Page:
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home improvement mistakes you should avoid

When I bought my house four years ago, I had envisioned an entirely different layout than what the house had. I knew that it would only be a matter of time before I began knocking out the walls I needed to expand the kitchen and master bedroom. I was pretty good at knocking out the walls, but it was the steps after that that I did not get accomplished as quickly as I would have liked. I decided to hire a general contractor to help me finish the projects that I had started. You can learn about my journey of home improvement failures on my website, so you can avoid the same awful mistakes that I had made.

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home improvement mistakes you should avoid

Style Strategies For Contemporary Custom Homes

by Alexis Bailey

If you are planning to build your own home, do you know what structural style you will be using? There are essentially seven unique styles that you may choose to echo in your custom home plans, each earmarked by distinct features and details that will give your new home panache.

Seven style strategies when building your custom home include the following:

Georgian

Georgian home design was popular in the 1700's, and it embraced high ceilings and floor-to-wall features that gave each room a distinguished feel. Ornate millwork and custom detailing, such as mantles, fireplaces, and built-in cabinetry, are some things that you may find in a Georgian style home. These types of home often showcase intricate trim and unique hardware, too.

Federal

Federal style homes were found commonly in the early part of the 19th century. These homes featured light and airy interiors, devoid of the dark, wood fixtures and trim found in earlier Georgian homes. Rooms in these homes were unique in size, shape, and configuration.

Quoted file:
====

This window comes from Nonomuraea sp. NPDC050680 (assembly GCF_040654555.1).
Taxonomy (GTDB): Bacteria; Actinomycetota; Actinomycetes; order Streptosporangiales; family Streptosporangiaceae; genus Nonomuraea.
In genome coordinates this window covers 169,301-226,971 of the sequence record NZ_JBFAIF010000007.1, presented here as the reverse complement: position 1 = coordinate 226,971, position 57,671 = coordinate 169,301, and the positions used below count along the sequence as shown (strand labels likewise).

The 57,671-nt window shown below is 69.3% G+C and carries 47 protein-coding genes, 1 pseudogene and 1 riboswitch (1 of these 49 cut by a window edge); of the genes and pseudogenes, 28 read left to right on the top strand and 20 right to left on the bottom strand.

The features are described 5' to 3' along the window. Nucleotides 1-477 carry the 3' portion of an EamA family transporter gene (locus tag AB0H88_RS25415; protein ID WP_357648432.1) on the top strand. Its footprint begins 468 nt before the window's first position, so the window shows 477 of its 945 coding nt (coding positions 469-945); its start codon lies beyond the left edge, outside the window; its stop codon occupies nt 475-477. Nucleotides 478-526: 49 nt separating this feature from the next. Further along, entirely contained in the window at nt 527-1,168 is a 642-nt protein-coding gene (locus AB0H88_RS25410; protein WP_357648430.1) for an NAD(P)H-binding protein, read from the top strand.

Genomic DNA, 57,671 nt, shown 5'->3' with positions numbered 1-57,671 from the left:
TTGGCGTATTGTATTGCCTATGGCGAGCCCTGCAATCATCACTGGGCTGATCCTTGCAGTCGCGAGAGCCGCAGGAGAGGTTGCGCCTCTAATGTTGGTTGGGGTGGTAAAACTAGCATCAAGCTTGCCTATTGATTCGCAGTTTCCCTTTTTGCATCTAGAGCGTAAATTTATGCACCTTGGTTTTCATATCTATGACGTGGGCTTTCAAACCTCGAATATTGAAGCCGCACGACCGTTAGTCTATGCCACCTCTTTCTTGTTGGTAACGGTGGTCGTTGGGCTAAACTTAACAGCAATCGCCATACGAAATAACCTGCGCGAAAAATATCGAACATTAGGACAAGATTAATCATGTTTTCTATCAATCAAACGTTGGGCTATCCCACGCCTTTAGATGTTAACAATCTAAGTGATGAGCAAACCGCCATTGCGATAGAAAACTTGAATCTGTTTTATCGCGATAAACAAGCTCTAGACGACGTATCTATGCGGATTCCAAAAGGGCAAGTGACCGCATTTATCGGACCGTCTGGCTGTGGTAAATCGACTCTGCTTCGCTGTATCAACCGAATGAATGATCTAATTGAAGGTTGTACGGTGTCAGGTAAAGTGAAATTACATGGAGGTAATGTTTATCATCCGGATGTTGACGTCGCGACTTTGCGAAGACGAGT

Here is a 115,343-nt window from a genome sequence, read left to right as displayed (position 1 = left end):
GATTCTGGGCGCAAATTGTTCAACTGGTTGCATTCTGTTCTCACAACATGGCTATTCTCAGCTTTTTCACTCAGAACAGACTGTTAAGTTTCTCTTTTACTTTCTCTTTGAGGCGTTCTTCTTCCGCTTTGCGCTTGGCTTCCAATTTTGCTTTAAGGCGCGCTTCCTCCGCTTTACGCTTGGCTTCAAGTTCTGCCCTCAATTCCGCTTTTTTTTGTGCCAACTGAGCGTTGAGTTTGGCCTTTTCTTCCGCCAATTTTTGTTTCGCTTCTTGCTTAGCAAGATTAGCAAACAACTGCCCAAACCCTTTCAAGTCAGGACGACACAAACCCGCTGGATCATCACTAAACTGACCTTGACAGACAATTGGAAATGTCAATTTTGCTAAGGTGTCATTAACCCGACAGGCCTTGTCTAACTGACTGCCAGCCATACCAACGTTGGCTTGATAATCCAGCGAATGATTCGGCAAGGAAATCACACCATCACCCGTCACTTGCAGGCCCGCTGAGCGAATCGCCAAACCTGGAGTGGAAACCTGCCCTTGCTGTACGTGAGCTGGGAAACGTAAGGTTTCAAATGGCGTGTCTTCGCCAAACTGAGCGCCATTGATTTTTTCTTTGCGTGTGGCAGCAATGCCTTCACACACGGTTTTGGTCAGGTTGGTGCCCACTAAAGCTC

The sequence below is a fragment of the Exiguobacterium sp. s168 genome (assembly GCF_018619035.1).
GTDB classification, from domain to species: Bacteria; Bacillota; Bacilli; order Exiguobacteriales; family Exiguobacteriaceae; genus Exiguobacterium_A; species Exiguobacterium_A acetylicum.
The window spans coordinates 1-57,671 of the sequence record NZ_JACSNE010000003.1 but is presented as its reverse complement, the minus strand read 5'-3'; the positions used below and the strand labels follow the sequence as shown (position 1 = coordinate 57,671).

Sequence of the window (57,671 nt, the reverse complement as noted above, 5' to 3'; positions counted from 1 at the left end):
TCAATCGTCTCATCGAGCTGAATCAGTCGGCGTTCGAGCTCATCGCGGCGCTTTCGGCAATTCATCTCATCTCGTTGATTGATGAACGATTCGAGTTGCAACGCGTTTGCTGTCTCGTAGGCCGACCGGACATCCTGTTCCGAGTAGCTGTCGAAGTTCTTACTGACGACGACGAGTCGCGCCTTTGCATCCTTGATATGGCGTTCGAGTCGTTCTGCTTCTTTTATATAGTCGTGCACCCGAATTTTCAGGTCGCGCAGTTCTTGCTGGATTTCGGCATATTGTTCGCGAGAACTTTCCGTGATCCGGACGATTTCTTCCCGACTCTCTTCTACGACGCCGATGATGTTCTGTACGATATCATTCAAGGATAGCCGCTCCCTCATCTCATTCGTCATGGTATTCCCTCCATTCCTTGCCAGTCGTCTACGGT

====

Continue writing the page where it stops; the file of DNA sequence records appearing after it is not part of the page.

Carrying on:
Greek revival

The Greek revival period occurred up until the mid 19th century, and highlighted the beauty of simplicity. Rooms were less detailed and ornate than the previous styles of homes seen, and the only trim found typically throughout the interiors were wood baseboards. Marble and stone were very popular building materials during this era.

Victorian

Up until the beginning of the 20th century, Victorian homes were all the rage. These homes were easily recognized by their ornate, ornamental details. Some common building materials in Victorian homes included plaster, stone, glass, wrought iron and dark wood, and it was not unusual to see patterns, prints, and motifs throughout.

Craftsman

Following the elaborate schemes of a Victorian home interior came the simplicity of the Craftsman styled home, around the early 1900's. These structures tended to embrace handcrafted features and enhance the natural beauty of the building materials. These homes seemed to strive for harmony, rather than embellishment.

Colonial revival

The Colonial style home regained popularity following the Craftsman era, and remained a contemporary home style well into the mid-1900's. Minimal trim-work, simple moldings, and basic doors were frequently found in Colonial style homes. These homes echoed early American life and tried to convey this pioneering spirit through simple, utilitarian interiors.

Country

Country style home design remains popular today, and takes a cue from European styles, such as the decorative accent of French country chalets or English country cottages. Exposed ceiling beams, built-in cupboards, and tile flooring are some features that are found in a country-style property.

Talk with builders like Gallery Homes Ltd about your favorite home style, as well as how you may implement it throughout the structure. Can't make up your mind? Don't worry—you can merge the features of your favorite home design styles into your own eclectic theme!

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